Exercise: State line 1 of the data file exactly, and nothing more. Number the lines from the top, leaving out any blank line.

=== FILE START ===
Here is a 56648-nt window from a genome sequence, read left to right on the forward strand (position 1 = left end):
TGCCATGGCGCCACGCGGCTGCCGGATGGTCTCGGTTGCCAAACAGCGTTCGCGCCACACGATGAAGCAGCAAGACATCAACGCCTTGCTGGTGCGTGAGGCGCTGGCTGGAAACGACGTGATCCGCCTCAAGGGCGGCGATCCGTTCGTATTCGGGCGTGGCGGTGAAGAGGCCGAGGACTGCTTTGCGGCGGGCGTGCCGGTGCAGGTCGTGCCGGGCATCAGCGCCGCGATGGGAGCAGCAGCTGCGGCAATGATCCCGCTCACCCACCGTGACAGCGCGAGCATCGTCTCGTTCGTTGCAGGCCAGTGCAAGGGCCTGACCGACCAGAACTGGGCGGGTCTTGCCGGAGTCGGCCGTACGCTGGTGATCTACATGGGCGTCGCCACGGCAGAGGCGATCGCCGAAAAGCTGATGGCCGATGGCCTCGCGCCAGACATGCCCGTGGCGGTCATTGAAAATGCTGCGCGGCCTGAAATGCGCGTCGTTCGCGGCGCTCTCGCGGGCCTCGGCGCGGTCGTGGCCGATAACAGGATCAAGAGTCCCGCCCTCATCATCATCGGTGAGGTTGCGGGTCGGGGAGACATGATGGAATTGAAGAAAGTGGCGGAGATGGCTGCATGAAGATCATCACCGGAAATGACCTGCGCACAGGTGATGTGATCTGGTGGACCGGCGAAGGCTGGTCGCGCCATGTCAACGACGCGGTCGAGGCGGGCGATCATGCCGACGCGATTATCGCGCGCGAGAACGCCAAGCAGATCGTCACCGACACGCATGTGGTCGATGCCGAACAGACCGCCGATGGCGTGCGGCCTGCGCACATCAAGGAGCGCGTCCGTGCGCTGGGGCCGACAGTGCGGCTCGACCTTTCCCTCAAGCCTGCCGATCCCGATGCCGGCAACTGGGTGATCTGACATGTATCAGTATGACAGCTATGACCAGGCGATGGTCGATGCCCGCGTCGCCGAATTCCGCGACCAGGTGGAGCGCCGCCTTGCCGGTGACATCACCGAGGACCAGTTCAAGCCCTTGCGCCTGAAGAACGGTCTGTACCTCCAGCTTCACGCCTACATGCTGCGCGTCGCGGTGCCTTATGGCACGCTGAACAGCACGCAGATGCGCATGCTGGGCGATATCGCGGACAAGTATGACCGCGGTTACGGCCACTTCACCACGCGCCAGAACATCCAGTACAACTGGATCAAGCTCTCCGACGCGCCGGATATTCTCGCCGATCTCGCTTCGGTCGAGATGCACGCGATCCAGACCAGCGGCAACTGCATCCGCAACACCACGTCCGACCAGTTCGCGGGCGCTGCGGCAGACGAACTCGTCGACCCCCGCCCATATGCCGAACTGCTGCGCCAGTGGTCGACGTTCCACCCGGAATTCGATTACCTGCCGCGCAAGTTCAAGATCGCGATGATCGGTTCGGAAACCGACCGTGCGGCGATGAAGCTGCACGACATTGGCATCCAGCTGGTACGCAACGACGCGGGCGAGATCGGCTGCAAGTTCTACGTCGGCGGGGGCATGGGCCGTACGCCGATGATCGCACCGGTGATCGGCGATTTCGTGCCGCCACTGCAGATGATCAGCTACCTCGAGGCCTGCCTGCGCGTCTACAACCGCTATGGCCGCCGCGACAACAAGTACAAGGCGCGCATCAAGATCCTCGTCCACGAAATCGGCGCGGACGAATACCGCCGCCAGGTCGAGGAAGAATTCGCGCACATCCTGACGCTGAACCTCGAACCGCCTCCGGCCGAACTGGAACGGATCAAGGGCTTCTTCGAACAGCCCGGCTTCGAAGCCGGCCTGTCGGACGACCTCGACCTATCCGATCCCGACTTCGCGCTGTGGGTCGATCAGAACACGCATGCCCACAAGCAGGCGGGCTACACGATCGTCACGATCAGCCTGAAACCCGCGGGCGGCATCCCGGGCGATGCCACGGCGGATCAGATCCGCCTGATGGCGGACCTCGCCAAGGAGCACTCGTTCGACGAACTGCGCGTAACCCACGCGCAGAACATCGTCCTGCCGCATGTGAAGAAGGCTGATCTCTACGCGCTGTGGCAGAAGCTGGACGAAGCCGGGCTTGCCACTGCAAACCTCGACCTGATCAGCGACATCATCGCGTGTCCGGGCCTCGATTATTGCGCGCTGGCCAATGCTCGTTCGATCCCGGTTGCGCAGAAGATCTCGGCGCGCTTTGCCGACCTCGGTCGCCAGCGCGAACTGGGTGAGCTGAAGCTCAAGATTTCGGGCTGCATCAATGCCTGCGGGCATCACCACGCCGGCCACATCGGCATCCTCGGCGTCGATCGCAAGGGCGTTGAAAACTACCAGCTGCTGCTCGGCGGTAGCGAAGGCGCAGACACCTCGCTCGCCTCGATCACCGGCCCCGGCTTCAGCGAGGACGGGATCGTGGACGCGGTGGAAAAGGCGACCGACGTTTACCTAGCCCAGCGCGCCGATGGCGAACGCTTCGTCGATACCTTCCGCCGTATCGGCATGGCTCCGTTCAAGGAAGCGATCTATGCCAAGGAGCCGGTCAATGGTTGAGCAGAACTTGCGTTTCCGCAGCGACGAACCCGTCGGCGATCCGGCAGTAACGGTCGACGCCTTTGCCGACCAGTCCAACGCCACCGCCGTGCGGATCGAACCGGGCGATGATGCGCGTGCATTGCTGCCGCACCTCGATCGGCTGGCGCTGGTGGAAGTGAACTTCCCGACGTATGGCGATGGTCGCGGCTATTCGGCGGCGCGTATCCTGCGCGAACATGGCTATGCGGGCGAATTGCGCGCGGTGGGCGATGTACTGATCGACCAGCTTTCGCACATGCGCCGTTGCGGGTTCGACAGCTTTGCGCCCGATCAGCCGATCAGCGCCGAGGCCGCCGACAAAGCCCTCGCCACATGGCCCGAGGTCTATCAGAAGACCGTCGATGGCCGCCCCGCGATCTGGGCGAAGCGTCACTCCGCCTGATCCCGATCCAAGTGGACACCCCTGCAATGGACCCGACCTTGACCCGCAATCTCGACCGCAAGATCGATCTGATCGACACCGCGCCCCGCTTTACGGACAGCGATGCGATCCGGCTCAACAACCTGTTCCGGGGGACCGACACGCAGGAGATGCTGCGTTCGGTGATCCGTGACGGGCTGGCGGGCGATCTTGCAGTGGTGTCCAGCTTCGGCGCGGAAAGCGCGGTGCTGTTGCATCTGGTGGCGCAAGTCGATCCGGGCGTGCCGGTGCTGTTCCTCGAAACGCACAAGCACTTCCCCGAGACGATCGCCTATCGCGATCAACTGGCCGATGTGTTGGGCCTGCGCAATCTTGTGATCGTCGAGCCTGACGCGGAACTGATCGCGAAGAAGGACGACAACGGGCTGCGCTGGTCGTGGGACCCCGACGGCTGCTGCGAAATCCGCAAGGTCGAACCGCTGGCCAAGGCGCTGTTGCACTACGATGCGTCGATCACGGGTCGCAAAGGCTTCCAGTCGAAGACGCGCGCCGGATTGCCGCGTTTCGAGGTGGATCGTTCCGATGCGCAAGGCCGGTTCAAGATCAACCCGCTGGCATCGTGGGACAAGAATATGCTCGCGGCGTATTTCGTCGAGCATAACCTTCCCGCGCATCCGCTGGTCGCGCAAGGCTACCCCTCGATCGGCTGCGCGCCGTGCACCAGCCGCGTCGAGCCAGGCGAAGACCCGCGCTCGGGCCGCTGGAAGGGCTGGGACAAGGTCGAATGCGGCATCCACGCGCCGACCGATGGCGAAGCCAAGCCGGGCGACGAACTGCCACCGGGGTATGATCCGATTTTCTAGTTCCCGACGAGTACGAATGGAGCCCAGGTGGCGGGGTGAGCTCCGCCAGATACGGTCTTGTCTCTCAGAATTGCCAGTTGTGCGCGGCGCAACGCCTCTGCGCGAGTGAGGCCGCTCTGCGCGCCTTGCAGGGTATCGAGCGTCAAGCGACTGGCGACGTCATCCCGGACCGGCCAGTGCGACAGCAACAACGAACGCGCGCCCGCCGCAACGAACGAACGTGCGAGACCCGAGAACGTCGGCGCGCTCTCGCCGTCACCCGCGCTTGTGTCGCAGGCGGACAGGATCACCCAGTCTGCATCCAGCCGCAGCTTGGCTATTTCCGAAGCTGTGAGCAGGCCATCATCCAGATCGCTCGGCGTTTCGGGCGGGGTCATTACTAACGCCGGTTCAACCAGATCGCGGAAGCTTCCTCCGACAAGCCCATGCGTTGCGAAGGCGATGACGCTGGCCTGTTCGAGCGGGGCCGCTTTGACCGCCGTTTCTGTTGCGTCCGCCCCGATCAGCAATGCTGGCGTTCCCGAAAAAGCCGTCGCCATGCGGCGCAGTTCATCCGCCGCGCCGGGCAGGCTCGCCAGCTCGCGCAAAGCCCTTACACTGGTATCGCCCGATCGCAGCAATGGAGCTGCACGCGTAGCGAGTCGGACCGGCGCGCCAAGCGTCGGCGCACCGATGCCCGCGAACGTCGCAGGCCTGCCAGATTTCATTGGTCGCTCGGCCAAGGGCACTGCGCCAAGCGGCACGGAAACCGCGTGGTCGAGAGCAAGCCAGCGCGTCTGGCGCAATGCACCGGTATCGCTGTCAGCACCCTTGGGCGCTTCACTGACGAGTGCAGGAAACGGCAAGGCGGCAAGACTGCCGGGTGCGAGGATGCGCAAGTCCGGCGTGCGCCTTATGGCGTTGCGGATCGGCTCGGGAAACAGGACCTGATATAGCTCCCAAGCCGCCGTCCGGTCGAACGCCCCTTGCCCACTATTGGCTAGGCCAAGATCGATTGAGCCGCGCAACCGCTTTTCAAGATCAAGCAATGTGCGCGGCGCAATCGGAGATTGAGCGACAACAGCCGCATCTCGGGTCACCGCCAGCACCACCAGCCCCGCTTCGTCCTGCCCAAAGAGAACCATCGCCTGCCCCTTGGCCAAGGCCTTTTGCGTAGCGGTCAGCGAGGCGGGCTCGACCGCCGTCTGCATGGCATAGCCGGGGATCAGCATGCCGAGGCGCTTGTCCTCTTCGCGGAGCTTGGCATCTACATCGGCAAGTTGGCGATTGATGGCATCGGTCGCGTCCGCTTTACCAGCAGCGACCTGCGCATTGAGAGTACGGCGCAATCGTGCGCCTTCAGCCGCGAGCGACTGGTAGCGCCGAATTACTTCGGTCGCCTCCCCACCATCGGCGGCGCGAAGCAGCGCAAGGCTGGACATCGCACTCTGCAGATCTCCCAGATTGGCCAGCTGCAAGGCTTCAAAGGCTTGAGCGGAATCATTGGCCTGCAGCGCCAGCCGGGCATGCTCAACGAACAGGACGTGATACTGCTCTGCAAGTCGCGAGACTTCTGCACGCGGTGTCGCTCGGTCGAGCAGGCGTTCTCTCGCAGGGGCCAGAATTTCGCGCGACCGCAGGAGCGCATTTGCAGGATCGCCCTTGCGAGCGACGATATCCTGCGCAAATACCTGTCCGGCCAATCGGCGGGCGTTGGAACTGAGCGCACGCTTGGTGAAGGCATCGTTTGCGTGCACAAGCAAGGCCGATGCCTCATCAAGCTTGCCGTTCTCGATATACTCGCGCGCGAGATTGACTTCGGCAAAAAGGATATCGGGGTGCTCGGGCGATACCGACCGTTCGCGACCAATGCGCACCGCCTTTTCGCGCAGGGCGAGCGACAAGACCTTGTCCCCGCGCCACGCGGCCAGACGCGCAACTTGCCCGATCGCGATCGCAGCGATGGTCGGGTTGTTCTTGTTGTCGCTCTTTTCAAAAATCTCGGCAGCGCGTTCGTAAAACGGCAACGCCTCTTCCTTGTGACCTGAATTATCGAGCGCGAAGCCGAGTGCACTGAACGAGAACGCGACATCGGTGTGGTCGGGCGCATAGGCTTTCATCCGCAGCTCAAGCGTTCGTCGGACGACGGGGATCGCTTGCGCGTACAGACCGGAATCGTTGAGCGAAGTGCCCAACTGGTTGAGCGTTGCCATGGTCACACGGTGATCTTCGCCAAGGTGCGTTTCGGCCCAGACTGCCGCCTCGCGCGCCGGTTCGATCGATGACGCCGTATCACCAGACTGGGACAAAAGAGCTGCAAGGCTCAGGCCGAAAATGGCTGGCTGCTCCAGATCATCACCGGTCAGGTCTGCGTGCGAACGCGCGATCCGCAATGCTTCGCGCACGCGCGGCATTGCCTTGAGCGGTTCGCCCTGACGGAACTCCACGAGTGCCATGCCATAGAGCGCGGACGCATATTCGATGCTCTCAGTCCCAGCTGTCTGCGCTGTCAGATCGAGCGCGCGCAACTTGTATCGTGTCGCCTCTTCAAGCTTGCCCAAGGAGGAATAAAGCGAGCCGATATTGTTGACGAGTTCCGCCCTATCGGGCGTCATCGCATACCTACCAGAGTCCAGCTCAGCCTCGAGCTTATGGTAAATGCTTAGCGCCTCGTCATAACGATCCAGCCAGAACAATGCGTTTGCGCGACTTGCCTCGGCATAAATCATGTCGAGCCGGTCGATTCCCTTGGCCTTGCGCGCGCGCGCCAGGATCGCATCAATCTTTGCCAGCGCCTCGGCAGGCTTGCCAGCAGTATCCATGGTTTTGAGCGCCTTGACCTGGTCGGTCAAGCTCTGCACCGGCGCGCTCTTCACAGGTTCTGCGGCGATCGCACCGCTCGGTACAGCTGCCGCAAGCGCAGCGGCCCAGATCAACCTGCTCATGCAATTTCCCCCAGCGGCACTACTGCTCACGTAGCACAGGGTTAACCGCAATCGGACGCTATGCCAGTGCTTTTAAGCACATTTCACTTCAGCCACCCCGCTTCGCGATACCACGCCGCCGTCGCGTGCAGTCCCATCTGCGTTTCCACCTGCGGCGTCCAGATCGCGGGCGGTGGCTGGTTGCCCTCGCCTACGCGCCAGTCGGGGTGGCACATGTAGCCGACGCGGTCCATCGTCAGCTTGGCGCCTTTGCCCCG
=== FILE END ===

Here is a 56648-nt window from a genome sequence, read left to right on the forward strand (position 1 = left end):